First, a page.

Droplet interface bilayer (DIB) networks allow for the construction of stimuli-responsive, membrane-based materials. Traditionally used for studying cellular transport phenomena, the DIB technique has proven its practicality when creating structured droplet networks. These structures consist of aqueous compartments capable of exchanging their contents across membranous barriers in a regulated fashion via embedded biomolecules, thus approximating the activity of natural cellular systems. However, lipid bilayer networks are often static and incapable of any reconfiguration in their architecture. In this study, we investigate the incorporation of a magnetic fluid or ferrofluid within the droplet phases for the creation of magnetically responsive DIB arrays. The impact of adding ferrofluid to the aqueous phases of the DIB networks is assessed by examining the bilayers' interfacial tensions, thickness, and channel activity. Once compatibility is established, potential applications of the ferrofluid-enabled DIBs are showcased by remotely modifying membrane qualities through magnetic fields. Ferrofluids do not significantly alter the bilayers' properties or functionality and can therefore be safely embedded within the DIB platform, allowing for remote manipulation of the interfacial bilayer properties.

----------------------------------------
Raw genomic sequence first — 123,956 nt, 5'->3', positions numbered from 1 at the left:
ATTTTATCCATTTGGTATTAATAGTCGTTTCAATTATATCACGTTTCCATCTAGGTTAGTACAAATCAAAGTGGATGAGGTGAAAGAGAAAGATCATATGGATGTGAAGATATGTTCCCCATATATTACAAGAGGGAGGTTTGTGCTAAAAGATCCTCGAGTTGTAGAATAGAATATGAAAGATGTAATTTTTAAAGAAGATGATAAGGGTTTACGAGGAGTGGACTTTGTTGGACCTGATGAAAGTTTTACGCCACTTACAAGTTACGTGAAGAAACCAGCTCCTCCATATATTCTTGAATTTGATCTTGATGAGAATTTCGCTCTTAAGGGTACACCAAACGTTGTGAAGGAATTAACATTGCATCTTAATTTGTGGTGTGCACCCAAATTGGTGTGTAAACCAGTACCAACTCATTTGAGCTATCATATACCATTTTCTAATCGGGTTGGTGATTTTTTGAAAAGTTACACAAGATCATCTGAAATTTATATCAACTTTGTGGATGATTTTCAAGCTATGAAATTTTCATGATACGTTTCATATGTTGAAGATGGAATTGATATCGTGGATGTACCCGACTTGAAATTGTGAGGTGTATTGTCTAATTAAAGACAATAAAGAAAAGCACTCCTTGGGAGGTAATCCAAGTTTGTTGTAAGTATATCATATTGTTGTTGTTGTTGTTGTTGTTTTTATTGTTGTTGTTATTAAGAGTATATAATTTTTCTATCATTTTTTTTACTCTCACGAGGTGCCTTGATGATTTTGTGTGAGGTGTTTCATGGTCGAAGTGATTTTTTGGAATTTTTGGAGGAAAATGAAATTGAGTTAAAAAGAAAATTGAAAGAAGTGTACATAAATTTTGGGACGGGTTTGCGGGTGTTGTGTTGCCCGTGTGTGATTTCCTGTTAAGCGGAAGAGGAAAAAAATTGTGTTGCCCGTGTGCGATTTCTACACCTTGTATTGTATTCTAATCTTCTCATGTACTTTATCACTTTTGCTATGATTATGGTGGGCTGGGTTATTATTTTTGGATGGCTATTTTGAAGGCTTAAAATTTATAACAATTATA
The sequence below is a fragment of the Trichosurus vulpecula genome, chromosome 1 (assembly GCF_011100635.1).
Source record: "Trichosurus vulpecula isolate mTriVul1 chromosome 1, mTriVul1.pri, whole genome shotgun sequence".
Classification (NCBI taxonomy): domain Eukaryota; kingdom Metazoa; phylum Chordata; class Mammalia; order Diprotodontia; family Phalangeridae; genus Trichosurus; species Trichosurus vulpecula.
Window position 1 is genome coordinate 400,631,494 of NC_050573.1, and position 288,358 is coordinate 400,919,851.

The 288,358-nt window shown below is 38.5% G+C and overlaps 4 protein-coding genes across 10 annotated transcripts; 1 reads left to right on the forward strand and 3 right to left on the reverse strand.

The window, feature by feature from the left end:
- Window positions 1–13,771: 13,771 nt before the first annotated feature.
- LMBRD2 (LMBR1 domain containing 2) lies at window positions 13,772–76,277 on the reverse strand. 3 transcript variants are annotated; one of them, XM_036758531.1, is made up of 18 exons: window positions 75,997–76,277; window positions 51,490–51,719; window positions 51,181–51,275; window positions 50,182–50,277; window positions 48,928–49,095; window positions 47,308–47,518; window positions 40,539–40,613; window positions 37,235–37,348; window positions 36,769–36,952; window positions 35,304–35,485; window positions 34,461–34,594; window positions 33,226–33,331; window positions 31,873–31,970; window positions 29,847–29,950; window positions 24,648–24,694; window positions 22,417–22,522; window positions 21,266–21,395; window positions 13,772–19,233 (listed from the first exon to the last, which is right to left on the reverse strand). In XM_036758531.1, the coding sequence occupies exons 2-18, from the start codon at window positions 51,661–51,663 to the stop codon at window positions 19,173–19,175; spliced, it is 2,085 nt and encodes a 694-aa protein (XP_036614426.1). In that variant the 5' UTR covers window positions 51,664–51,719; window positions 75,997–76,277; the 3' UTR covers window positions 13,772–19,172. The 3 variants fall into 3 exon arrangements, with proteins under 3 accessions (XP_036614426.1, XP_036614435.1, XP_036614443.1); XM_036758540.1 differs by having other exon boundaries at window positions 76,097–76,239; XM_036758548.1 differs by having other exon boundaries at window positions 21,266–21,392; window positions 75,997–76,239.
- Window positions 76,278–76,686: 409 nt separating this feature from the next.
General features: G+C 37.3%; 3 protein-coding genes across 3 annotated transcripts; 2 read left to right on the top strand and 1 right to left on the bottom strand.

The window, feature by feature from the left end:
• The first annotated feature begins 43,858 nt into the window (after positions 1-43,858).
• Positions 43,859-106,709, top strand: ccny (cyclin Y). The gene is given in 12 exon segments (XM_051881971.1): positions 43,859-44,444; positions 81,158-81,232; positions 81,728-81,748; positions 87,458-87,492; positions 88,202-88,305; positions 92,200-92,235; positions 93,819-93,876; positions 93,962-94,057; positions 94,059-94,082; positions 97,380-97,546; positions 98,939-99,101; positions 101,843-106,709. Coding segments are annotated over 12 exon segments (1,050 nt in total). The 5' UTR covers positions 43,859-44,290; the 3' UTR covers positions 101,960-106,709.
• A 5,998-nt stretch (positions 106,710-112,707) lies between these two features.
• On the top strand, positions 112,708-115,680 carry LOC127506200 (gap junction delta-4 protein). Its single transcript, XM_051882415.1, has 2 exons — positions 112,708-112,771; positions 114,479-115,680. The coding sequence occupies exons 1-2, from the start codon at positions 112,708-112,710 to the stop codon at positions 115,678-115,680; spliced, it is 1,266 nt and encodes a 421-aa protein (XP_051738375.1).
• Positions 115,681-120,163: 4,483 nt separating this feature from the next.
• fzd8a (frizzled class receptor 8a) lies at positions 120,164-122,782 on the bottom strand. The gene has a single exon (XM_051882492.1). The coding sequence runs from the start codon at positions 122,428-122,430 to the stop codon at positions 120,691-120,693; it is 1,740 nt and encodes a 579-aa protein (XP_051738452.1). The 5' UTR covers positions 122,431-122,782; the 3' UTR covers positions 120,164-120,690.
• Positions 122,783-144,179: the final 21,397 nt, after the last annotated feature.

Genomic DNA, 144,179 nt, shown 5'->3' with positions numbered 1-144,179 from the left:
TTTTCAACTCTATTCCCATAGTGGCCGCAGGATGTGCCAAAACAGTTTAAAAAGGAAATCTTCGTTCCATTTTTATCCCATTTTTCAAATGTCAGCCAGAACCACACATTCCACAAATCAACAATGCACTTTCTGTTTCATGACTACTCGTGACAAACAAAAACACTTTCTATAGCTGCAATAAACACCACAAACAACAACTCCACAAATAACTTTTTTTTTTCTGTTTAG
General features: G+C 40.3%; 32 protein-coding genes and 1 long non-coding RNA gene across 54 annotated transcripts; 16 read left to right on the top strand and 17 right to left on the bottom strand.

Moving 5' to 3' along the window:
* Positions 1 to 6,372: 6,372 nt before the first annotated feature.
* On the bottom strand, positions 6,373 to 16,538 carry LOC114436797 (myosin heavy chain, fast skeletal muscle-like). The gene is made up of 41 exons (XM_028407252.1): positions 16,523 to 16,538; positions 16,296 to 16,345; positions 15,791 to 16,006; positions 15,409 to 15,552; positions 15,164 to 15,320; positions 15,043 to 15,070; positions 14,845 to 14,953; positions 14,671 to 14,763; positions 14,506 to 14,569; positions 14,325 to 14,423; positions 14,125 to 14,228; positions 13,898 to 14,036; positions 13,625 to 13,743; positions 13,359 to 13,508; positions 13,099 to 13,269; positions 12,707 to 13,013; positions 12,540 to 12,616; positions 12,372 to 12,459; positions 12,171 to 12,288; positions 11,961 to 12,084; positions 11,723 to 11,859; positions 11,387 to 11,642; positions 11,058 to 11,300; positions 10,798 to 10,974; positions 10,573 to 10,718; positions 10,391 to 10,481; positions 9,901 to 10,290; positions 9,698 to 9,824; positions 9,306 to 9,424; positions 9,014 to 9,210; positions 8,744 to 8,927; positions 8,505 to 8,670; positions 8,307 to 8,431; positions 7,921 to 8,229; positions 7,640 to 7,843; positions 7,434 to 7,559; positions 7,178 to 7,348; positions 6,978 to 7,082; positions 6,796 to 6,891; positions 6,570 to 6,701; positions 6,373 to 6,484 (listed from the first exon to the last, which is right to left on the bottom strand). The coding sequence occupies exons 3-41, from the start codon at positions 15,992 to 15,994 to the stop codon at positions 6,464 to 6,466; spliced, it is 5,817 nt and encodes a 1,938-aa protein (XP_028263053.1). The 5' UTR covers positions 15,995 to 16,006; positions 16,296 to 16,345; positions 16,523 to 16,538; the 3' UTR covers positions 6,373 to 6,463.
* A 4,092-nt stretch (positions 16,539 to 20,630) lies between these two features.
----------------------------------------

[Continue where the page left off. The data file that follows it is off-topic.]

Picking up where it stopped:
All Science Journal Classification (ASJC) codes
- Materials Science(all)
- Condensed Matter Physics
- Surfaces and Interfaces